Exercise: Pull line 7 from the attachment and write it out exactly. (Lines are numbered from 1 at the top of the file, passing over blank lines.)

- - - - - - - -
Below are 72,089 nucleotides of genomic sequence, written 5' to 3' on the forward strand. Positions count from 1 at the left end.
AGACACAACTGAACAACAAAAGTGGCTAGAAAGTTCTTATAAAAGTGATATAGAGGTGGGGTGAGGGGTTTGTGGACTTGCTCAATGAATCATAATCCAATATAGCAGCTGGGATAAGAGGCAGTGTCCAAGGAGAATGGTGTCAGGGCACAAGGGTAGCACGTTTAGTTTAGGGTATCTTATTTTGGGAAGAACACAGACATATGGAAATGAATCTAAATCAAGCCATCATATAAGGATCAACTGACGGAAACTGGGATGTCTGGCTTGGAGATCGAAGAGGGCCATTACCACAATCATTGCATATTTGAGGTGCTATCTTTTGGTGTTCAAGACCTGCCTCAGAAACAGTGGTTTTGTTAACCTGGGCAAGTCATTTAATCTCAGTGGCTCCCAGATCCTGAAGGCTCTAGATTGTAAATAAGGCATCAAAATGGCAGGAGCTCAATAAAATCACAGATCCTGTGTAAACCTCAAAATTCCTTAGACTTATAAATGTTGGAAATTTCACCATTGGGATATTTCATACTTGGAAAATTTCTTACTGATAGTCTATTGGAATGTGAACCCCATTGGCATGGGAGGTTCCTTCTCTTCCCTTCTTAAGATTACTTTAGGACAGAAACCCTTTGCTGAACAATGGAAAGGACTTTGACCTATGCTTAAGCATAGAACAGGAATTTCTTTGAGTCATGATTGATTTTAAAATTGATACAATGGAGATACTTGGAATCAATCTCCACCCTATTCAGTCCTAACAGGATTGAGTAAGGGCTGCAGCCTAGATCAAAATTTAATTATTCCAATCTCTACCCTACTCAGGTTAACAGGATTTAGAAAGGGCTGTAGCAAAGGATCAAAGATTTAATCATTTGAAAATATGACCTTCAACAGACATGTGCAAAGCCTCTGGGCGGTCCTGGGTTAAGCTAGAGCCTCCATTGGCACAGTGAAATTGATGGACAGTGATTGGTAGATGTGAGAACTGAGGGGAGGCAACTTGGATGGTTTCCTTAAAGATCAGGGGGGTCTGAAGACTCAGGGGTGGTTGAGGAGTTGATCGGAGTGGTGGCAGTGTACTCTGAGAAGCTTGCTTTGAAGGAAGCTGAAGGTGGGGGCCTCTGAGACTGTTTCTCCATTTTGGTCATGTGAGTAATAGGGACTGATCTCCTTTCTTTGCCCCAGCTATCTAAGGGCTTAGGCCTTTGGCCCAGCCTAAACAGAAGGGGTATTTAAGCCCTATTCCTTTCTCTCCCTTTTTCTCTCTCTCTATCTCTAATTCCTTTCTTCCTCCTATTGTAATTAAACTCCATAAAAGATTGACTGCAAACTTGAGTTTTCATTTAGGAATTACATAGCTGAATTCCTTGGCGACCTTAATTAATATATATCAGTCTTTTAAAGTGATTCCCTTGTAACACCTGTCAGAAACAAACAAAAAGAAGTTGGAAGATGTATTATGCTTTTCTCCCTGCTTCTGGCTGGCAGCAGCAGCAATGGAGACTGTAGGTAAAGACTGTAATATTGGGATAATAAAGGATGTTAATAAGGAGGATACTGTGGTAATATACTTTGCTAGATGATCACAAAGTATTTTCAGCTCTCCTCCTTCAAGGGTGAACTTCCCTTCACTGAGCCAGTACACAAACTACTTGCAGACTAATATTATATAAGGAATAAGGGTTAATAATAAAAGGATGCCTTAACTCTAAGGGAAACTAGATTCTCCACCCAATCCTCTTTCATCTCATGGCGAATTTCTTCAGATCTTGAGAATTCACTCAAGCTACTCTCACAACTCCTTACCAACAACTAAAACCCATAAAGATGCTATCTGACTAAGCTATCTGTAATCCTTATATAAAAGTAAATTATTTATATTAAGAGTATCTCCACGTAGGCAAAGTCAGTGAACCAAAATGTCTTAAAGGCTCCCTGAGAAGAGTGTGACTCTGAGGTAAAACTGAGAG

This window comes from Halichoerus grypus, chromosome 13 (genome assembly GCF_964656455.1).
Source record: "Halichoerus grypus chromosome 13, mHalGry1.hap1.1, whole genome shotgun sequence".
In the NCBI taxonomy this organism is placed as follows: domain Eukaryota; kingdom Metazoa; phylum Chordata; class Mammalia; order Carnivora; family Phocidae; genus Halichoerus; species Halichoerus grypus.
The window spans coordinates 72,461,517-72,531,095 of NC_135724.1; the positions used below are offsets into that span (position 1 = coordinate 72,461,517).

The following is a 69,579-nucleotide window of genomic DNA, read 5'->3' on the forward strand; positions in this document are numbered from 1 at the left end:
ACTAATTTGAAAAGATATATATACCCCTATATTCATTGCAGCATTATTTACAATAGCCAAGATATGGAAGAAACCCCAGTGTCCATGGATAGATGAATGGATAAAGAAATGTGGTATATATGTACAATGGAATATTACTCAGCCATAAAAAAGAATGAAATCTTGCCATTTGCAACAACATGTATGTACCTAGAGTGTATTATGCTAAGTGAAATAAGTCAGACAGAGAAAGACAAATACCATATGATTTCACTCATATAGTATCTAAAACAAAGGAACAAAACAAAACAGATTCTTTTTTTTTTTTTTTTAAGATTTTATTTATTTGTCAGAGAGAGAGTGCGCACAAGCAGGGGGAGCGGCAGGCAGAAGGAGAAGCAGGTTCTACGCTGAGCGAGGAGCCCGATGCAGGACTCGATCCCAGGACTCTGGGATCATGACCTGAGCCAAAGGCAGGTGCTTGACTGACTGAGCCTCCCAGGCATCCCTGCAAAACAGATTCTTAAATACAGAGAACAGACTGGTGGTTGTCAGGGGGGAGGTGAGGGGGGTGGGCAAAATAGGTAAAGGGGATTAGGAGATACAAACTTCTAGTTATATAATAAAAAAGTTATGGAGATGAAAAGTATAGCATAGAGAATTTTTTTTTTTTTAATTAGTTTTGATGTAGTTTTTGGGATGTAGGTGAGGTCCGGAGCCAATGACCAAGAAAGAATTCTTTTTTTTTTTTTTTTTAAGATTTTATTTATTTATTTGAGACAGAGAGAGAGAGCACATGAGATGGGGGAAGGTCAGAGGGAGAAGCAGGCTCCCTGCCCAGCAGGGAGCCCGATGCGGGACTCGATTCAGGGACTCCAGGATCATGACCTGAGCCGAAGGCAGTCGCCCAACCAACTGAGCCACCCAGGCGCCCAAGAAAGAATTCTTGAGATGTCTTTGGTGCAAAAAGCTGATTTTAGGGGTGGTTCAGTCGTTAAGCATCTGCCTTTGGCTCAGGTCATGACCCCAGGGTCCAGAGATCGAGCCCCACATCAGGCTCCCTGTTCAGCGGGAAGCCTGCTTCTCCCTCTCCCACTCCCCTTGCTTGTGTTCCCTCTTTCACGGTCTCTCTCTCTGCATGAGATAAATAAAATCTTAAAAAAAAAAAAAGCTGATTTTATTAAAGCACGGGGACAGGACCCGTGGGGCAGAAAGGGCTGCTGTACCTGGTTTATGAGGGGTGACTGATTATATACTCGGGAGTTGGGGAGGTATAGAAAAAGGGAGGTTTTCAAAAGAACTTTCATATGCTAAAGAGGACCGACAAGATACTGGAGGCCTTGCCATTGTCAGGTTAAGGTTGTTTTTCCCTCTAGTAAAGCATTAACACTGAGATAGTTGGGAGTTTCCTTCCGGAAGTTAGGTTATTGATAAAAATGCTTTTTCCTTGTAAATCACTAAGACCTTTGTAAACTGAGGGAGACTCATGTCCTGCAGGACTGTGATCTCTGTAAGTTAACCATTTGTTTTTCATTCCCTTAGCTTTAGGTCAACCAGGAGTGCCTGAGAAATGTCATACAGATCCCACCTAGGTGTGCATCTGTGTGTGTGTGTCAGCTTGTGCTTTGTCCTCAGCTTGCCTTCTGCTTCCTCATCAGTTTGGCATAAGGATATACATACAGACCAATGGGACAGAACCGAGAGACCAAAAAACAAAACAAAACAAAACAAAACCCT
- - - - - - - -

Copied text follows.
The following is a 69,579-nucleotide window of genomic DNA, read 5'->3' on the forward strand; positions in this document are numbered from 1 at the left end: